Before I get into this month’s topic, congratulations to the Student Roofing Competition Teams that have made it to the finals. Those schools are Bradley University, California Polytechnic University, Clemson University, Colorado State University, the University of Florida and Texas A & M University (Old Army Roofing). Next month, while at the International Roofing Expo (IRE) in Dallas, Texas, schedule the time to attend the student presentations, the last part of the competition. GIG’EM AGGIES!! WHOOP!
This month’s topic is how technology has changed the metal roofing/siding business. I’ll touch on the technological changes in the estimator’s office, the sheet metal shop and field installation. Most recent changes revolve around the use of the computer and how it has increased productivity.
Changes in the estimator’s office have progressed greatly since I got in this business in 1985. As an example, I’ll discuss the first sheet metal job I estimated. In order to perform the quantity survey, I used paper plans, an architect’s scale, pen, paper and my Hewlitt Packard calculator. With these tools, I determined the roof area, lineal feet of the required trim and flashing, as well as the number of rolls of 30# felt, boards of insulation, number of roof clips, fasteners and the other accessories, needed for a complete project. This was all done by hand, using paper plans. The cost of flat sheets and shop fabrication was priced by hand, using an old-fashioned, paper spreadsheet. To determine the actual cost of the project, I used a company-designed spreadsheet (still on paper). On this form, I manually listed the parts and pieces with the appropriate cost to get a bid price. After determining a cost for the roof, I called in my bid, using a landline, to the general contractors. A written proposal was sent if a general contractor requested one. These proposals were hand-delivered.
In the late '80s early '90s, the digitizer was starting to be used to provide the quantities. I still had to know how to use a scale. At this time, using my calculator, I updated my spreadsheet (still on paper), to determine the cost, all by hand. Now a written proposal was sent via the fax machine.
With the technological advancements, plans and specifications are being sent electronically to the estimator. Then using one of the many estimating programs on the market, the estimator can quickly complete the quantity survey. If the estimator has entered the correct data/information into the program, and has a current data base with current material prices, by the time the survey is complete, material pricing will only require “tweaking” to be priced. It’s important to emphasize that the wrong and/or incorrect information, pricing or some other data entry will result in a bid with an error. Think, garbage in, garbage out. The paper spreadsheet has been replaced with an electronic template designed by the company for use in pricing. It’s user-friendly and easy to customize for each project, calculating flat sheets and shop fabrication cost. The written proposal can be generated by the completed template. The document is now e-mailed to the general contractor.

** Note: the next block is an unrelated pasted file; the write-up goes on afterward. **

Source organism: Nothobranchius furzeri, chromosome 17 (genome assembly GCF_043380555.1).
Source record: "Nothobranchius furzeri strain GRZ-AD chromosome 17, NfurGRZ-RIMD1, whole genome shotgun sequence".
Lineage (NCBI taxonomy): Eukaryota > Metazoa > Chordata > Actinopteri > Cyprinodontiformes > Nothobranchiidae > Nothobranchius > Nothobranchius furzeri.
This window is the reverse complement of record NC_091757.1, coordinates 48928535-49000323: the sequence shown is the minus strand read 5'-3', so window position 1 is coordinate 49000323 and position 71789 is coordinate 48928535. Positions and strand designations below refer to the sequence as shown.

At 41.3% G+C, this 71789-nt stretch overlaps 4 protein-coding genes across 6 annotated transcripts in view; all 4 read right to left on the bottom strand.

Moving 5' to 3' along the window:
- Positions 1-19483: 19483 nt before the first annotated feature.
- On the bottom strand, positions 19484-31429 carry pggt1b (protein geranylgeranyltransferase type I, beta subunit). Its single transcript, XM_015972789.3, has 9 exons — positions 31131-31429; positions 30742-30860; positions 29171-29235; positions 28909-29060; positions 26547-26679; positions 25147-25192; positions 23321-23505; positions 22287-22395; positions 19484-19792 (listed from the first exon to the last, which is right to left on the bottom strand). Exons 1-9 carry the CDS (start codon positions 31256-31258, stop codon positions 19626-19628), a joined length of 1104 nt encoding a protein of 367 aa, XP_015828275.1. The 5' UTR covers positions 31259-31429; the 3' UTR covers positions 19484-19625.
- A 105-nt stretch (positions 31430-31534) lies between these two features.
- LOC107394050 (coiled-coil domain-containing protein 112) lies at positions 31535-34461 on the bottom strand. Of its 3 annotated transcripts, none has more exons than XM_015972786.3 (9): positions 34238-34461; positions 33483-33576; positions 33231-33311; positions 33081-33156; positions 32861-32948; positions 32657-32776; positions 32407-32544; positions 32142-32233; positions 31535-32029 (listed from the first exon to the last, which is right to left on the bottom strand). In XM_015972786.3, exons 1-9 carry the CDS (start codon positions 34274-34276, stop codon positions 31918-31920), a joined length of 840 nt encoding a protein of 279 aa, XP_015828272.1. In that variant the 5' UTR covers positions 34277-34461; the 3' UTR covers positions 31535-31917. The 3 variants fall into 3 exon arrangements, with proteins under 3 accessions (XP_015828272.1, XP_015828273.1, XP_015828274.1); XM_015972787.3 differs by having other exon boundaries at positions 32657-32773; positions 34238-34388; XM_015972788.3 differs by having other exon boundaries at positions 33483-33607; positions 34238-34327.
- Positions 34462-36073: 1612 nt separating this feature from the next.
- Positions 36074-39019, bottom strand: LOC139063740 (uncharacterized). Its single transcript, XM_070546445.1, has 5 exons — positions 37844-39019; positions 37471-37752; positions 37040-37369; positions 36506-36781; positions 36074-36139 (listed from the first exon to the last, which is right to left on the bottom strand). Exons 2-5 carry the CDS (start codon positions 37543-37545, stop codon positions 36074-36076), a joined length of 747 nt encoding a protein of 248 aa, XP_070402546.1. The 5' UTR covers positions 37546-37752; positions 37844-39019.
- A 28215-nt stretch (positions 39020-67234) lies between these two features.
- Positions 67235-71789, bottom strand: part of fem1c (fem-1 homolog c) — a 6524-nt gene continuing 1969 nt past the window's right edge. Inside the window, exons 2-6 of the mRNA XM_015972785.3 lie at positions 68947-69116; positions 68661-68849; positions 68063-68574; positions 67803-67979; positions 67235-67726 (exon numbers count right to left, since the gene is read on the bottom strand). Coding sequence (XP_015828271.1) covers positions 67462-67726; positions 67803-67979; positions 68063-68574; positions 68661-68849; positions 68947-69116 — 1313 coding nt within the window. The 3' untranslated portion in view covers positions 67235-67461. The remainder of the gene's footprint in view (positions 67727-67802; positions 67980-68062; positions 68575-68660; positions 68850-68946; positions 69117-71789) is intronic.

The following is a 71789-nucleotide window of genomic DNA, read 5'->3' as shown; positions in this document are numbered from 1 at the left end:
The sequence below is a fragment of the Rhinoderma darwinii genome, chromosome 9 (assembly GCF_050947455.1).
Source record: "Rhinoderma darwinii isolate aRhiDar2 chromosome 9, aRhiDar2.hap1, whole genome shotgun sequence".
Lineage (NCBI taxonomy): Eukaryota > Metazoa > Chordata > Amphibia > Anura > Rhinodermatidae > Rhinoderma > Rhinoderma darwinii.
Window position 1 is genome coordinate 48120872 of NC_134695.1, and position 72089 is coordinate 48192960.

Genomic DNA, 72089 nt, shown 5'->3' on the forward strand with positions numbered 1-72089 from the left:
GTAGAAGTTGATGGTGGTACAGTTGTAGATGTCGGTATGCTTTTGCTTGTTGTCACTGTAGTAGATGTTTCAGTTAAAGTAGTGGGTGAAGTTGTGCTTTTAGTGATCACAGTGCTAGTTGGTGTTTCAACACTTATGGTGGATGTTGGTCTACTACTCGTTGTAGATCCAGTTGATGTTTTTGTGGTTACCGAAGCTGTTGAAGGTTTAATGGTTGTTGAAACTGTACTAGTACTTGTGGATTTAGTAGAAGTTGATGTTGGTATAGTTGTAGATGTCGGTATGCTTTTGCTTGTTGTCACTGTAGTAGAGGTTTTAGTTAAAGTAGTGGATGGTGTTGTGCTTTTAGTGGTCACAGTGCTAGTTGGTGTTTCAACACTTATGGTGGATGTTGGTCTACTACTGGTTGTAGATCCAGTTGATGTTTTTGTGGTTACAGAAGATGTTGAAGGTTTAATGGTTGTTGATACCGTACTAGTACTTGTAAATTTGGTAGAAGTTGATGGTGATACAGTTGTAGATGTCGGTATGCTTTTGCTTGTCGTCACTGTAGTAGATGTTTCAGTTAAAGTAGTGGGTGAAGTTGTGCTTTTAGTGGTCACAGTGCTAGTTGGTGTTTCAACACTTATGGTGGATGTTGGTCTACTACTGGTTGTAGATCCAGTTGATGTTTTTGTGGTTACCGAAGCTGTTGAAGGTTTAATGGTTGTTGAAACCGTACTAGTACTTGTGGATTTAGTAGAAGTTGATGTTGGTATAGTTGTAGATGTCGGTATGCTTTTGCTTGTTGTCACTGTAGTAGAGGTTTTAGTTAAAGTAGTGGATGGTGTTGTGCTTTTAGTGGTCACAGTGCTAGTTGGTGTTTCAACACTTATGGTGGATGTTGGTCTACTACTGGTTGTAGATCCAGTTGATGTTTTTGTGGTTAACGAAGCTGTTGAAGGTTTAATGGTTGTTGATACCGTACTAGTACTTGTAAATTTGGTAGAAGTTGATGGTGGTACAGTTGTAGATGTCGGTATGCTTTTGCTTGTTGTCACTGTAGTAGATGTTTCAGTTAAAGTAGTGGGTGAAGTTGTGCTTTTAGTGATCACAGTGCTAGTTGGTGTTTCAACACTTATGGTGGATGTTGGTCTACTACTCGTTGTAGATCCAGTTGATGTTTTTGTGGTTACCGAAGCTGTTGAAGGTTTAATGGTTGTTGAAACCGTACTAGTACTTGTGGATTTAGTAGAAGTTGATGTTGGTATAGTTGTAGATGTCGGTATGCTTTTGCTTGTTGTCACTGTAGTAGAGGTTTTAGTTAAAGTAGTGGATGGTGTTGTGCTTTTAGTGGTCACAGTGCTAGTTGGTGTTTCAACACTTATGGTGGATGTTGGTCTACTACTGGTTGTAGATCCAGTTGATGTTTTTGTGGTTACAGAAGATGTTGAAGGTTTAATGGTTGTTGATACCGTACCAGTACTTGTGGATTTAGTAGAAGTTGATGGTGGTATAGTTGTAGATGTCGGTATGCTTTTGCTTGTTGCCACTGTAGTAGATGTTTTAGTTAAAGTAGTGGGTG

The sheet metal shop has also been affected by technology. The electric slitters and hand brakes have been replaced by computer numerically controlled shears and brakes. Some computerized brakes are capable of storing 99 shapes with up to X number of operations per shape. This automation insures a certain amount of quality control and repeatability. Now the sheet metal shop is able to exactly duplicate a replacement piece, in the event of loss or damage. With a trained operator, half-round gutter can be fabricated on the newer brakes. There is some very sophisticated equipment that can form the entire shape. Battery-operated hand tools have taken their place in the sheet metal shop. The use of equipment that needs a cord is typically limited to larger hand tools.
Battery-powered screw guns and drills have also made their way onto the job site. The use of a tool that requires a cord for power, is rarely seen on the roof. The days of a roof covered with electrical cords (trip hazard) is a thing of past.
On jobsites now, you might see an installer using a tablet to clarify a specific condition detail. A picture can be taken and sent directly to the field superintendent, to provide a clear picture of the condition in question. If the issue is a quick fix, the solution is sent back to the field without a big hit to productivity. If the issue IS NOT a quick fix, and additional thought is required, the superintendent and/or project manager can start working on the solution immediately.
The technological advances provided by the computer will continue to change this industry, from the estimator’s office, to the sheet metal shop, and the field. It’s possible that one day a robot similar to Boston Dynamics’ Atlas could be used to install roof panels. Imagine a future where pre-programmed or remote-controlled drones will be used to load the roofing materials. One day we’ll be asking Scotty to “beam up” the roof panels to the roof deck.
I’m going to close with the following. Think about the technological changes in the past century and this new one. I had a grandmother, who during her lifetime heard about the Wright brothers flying; she saw us put a man on the moon before she passed. During my lifetime I’ve seen the television change from something the size of a washing machine with a picture the size of your phone, to refrigerator-sized units that hang on the wall. What changes in technology will take place during your life?
Mark Standifer is the project manager of King of Texas Roofing. See his full bio here.
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